Friday, June 22, 2007


Someone asked me if I had a pattern for a chatelaine and I didn't at the time. Traditionally a chatelaine would hold the keys to all of the valuables in the house and it would be worn either around the neck or on a belt at the waist.

I don't like the idea of something hanging around my neck, so I wanted a design that could be hung from a belt or a belt loop. I was also thinking that if you are sitting and tatting (not many of us stand to tat) that something at the waist would be closer to your work anyway.

I figured that if I was making a tatted chatelaine, it would probably be for a tatter to use. I suppose different fibre arts would use different tools, but I only included those things that I use all the time. I have a pair of scissors, a fine crochet hook and several needles for hiding ends. My scissors are the folding variety and quite heavy, so I wanted the tatting to be strong enough to hold the weight and not break.

I needed a base medallion to attach the various "ends" to so I came up with the idea of tatting onto a plastic curtain ring and attaching a spring clip like the kind on a dog leash, to the plastic ring. That way most of the weight is on the plastic ring, not the lace. The spring clip attaches easily to a belt loop or can be slid over a belt. I also wanted the design to be flexible enough that it would be easy to add more ends for more tools, like picot gauges or magnifying glasses, or whatever else people might need. The simplest way to attach these tools was a jump ring and lobster claw clasp. The lobster claw allows you to remove the tools when necessary.

One of the tools I use the most and always have to go look for, is a needle to hide my ends. I use several different needles, depending on the size of thread I am working with at the time. If I'm using size 80 thread I want a very fine needle that will let me hide the ends without pulling the tatting out of shape. Very fine needles don't have an eye big enough for threading size 10 thread into, so I need a larger needle for that. I want to be able to carry the needles around with me and not get stuck with them. My solution was to use a piece of felt the same colour as the tatting. The end with the felt sewn onto it folds up and secures with an invisible dome fastener. The needles are slid into the felt and the felt is folded over and snapped closed. Even tatting needles could be secured this way.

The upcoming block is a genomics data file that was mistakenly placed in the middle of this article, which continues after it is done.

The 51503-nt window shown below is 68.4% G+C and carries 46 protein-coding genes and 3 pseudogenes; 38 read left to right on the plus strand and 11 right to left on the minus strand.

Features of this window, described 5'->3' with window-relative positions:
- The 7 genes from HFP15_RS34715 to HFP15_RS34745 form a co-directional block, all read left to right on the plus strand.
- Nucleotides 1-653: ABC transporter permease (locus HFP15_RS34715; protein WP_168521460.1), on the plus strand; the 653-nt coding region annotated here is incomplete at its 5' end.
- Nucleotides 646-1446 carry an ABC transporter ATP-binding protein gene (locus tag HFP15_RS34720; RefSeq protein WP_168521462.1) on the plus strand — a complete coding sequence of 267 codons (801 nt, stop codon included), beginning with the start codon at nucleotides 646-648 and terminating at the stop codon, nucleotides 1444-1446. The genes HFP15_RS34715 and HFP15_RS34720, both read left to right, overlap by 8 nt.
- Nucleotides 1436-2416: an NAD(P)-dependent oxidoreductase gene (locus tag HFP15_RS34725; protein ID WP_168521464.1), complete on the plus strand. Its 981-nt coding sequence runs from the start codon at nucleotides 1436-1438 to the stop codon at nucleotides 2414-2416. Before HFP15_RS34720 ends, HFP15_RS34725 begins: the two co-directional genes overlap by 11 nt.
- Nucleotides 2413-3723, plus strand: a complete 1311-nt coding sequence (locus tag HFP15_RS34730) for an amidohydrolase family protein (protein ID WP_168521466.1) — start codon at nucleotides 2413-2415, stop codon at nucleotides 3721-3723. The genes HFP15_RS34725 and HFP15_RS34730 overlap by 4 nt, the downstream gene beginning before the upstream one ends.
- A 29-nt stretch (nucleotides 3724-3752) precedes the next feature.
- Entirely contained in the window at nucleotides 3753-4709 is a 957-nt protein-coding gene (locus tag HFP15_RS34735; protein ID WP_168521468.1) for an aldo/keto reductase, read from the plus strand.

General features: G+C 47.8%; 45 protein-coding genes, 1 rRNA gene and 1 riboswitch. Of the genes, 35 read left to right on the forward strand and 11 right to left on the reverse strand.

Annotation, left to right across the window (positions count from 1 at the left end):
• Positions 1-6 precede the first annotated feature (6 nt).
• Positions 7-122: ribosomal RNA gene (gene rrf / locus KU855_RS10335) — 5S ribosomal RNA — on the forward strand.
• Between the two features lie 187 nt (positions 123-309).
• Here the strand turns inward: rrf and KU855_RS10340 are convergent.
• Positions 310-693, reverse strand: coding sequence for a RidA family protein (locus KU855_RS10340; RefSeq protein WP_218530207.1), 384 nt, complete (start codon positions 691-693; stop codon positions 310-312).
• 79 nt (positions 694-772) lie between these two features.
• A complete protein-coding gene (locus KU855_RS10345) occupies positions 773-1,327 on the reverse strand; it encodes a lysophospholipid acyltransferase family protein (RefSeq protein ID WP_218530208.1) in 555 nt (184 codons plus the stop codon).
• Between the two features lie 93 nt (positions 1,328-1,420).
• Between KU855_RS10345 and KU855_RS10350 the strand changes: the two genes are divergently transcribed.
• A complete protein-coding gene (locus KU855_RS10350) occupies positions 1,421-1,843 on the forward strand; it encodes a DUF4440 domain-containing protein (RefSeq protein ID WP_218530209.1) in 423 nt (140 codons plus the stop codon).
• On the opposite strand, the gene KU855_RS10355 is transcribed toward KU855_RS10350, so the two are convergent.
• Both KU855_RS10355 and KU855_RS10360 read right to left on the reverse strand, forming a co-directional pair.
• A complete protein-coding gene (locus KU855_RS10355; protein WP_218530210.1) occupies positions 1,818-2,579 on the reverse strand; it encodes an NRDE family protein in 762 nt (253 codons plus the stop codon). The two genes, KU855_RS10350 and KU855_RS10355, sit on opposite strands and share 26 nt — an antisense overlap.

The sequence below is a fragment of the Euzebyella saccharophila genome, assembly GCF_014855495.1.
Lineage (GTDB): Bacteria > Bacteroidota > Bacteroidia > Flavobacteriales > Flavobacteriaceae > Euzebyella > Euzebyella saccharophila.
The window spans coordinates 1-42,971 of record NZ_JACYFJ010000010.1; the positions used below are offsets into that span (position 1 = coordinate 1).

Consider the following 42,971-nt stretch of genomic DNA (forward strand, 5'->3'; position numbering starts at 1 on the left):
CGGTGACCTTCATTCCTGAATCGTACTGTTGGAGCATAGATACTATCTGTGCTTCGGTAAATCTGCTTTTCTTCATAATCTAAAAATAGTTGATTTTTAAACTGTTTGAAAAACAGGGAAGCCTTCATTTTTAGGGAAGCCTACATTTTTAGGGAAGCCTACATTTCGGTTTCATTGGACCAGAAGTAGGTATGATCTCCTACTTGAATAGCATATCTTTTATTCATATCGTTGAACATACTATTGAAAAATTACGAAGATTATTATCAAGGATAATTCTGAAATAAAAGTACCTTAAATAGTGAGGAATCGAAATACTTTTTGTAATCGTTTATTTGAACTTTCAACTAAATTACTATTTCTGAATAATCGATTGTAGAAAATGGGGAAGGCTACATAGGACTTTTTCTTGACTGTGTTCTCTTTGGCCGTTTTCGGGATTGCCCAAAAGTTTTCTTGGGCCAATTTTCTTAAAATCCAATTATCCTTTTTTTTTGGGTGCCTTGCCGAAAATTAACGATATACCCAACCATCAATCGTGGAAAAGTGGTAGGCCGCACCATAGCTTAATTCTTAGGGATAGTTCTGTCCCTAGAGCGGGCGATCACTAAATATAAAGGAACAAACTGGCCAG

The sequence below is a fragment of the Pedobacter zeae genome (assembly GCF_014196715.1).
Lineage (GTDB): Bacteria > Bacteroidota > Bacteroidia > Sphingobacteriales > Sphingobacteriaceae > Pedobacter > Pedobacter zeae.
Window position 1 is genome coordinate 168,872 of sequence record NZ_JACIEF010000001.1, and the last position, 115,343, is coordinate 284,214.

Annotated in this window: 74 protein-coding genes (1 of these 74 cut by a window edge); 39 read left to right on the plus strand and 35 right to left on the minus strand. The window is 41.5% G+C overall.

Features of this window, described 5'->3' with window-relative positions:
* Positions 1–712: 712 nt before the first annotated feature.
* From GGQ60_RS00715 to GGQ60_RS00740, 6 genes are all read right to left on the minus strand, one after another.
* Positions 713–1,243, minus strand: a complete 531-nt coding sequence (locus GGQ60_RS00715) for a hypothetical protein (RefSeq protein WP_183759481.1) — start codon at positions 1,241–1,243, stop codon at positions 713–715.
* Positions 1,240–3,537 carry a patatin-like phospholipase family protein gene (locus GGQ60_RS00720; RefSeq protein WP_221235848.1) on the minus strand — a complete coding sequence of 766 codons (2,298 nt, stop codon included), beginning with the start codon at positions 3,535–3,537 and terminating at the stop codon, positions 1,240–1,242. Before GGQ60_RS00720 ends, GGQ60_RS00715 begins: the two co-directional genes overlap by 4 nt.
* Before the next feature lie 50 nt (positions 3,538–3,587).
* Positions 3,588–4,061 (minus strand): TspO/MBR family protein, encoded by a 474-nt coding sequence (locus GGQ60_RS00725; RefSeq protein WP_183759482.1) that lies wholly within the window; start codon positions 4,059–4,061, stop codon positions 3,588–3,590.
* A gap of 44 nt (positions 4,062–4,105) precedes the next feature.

I did a sketch using beads and the sketch kind of reminded me of a flower with a light colour in the centre a darker colour outside and then green on the chains. Unfortunately I didn't have enough beads of the right colours to do the whole thing, so I made the one pictured without beads. I did the sample at right with beads to see what it would look like. I like the idea of beads on it and I may do another at some time with beads.
I don't didn't use a chatelaine until I was making the little beaded black amulet bag shown in a previous post. Every few stitches I needed to use a fine hook to make a bead join. I had a very fine size 16 hook and I lost it. Since I had just made the chatelaine it seemed like a very good idea to attach it to something big enough that it wouldn't get lost again. I asked Rob to cut it off at the flat bit and drill a hole in the end. Now it's on my new chatelaine and I'm not likely to lose it again. (just in case I bought 2 anyway LOL) When I started the amulet bag I used the chatelaine continually as I alternated using needles to thread on beads and the hook to make bead joins. Now it has become a standard part of my tatting stuff. I know that if I grab my shuttles thread and the chatelaine I'll have everything I need to work on any of my projects.
The pattern for this design is in the latest Tatted Lace Pattern Collection newsletter.

Tuesday, June 19, 2007

Decorating Dilemma

I have my jeans selected for the Tatting Treasures from Trash challenge. I was thinking I could just zip a seam along the bottom and I'd be done. I used to sew a lot, but I haven't done much machine sewing for years. Since I started this challenge, I feel obligated to actually make a bag out of jeans rather than using an existing bag. But I have this problem.......

When I'm out an about and I need to carry more than just shuttle and thread I use one of 2 fanny packs. (My apologies to those of you from other parts of the world that object to the term.) I'd show you the other one too, but they are identical.

When I'm teaching and I need to carry books, several types of thread, handouts and all kinds of paraphernalia, I use this large heavy duty craft tote. It has a couple of pouches on the outside and another zippered pouch on the inside and it's big and durable.

When I'm away from home and need to carry several projects to keep me busy I use this intermediate size bag which is roomy with a couple of pouches on the outside and a zippered gusset in the bottom that opens it up to be a little larger for when I over stuff it.

Notice a recurring theme here? All of these bags are basic black, that goes with everything. I never worry about being co-ordinated, I just always use basic black. Notice the jeans? They're basic black too. All of the jeans in my closet are black except for the blue pair with the ripped out knees I keep for painting in.